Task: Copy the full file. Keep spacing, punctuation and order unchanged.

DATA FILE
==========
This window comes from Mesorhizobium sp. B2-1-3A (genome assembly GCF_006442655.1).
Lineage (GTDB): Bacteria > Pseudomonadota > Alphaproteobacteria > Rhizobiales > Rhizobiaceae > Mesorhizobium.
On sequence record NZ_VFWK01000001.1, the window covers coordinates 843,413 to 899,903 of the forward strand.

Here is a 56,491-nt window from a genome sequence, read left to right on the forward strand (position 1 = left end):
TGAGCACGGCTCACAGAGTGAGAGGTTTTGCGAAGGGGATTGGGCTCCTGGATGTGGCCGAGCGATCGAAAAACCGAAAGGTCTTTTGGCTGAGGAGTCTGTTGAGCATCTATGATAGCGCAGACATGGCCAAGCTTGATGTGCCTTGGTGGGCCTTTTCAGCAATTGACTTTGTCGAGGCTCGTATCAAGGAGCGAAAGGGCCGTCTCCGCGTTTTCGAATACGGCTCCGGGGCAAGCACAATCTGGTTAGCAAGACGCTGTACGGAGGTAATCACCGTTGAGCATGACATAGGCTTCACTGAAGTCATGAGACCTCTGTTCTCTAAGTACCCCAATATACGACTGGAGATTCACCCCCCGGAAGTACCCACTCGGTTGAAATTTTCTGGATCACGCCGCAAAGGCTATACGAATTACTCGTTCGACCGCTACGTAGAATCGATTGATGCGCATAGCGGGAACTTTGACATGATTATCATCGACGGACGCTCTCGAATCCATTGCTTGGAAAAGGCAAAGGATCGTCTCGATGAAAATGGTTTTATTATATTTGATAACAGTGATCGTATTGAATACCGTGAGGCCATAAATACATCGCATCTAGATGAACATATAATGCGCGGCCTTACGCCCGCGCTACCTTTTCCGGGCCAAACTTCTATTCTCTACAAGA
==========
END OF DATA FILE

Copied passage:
This window comes from Mesorhizobium sp. B2-1-3A (genome assembly GCF_006442655.1).
Lineage (GTDB): Bacteria > Pseudomonadota > Alphaproteobacteria > Rhizobiales > Rhizobiaceae > Mesorhizobium.
On sequence record NZ_VFWK01000001.1, the window covers coordinates 843,413 to 899,903 of the forward strand.

Here is a 56,491-nt window from a genome sequence, read left to right on the forward strand (position 1 = left end):
TGAGCACGGCTCACAGAGTGAGAGGTTTTGCGAAGGGGATTGGGCTCCTGGATGTGGCCGAGCGATCGAAAAACCGAAAGGTCTTTTGGCTGAGGAGTCTGTTGAGCATCTATGATAGCGCAGACATGGCCAAGCTTGATGTGCCTTGGTGGGCCTTTTCAGCAATTGACTTTGTCGAGGCTCGTATCAAGGAGCGAAAGGGCCGTCTCCGCGTTTTCGAATACGGCTCCGGGGCAAGCACAATCTGGTTAGCAAGACGCTGTACGGAGGTAATCACCGTTGAGCATGACATAGGCTTCACTGAAGTCATGAGACCTCTGTTCTCTAAGTACCCCAATATACGACTGGAGATTCACCCCCCGGAAGTACCCACTCGGTTGAAATTTTCTGGATCACGCCGCAAAGGCTATACGAATTACTCGTTCGACCGCTACGTAGAATCGATTGATGCGCATAGCGGGAACTTTGACATGATTATCATCGACGGACGCTCTCGAATCCATTGCTTGGAAAAGGCAAAGGATCGTCTCGATGAAAATGGTTTTATTATATTTGATAACAGTGATCGTATTGAATACCGTGAGGCCATAAATACATCGCATCTAGATGAACATATAATGCGCGGCCTTACGCCCGCGCTACCTTTTCCGGGCCAAACTTCTATTCTCTACAAGA